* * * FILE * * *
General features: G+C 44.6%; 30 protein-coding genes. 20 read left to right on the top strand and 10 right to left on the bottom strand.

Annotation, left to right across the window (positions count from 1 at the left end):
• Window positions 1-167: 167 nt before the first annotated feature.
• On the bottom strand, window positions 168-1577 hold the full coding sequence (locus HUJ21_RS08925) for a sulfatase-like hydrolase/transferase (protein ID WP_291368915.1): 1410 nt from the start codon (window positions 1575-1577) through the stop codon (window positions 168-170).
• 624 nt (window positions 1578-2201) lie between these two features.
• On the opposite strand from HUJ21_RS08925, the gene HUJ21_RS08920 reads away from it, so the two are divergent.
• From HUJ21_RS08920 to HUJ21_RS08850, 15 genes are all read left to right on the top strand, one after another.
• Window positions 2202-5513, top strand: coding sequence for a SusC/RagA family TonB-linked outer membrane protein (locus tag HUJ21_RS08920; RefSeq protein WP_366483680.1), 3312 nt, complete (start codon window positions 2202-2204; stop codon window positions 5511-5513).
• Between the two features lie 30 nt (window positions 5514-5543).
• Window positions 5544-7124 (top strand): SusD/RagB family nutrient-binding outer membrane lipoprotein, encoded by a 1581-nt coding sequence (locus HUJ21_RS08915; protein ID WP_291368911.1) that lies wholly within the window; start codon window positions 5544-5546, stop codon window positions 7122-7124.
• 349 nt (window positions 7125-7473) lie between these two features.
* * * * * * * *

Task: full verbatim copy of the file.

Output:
General features: G+C 44.6%; 30 protein-coding genes. 20 read left to right on the top strand and 10 right to left on the bottom strand.

Annotation, left to right across the window (positions count from 1 at the left end):
• Window positions 1-167: 167 nt before the first annotated feature.
• On the bottom strand, window positions 168-1577 hold the full coding sequence (locus HUJ21_RS08925) for a sulfatase-like hydrolase/transferase (protein ID WP_291368915.1): 1410 nt from the start codon (window positions 1575-1577) through the stop codon (window positions 168-170).
• 624 nt (window positions 1578-2201) lie between these two features.
• On the opposite strand from HUJ21_RS08925, the gene HUJ21_RS08920 reads away from it, so the two are divergent.
• From HUJ21_RS08920 to HUJ21_RS08850, 15 genes are all read left to right on the top strand, one after another.
• Window positions 2202-5513, top strand: coding sequence for a SusC/RagA family TonB-linked outer membrane protein (locus tag HUJ21_RS08920; RefSeq protein WP_366483680.1), 3312 nt, complete (start codon window positions 2202-2204; stop codon window positions 5511-5513).
• Between the two features lie 30 nt (window positions 5514-5543).
• Window positions 5544-7124 (top strand): SusD/RagB family nutrient-binding outer membrane lipoprotein, encoded by a 1581-nt coding sequence (locus HUJ21_RS08915; protein ID WP_291368911.1) that lies wholly within the window; start codon window positions 5544-5546, stop codon window positions 7122-7124.
• 349 nt (window positions 7125-7473) lie between these two features.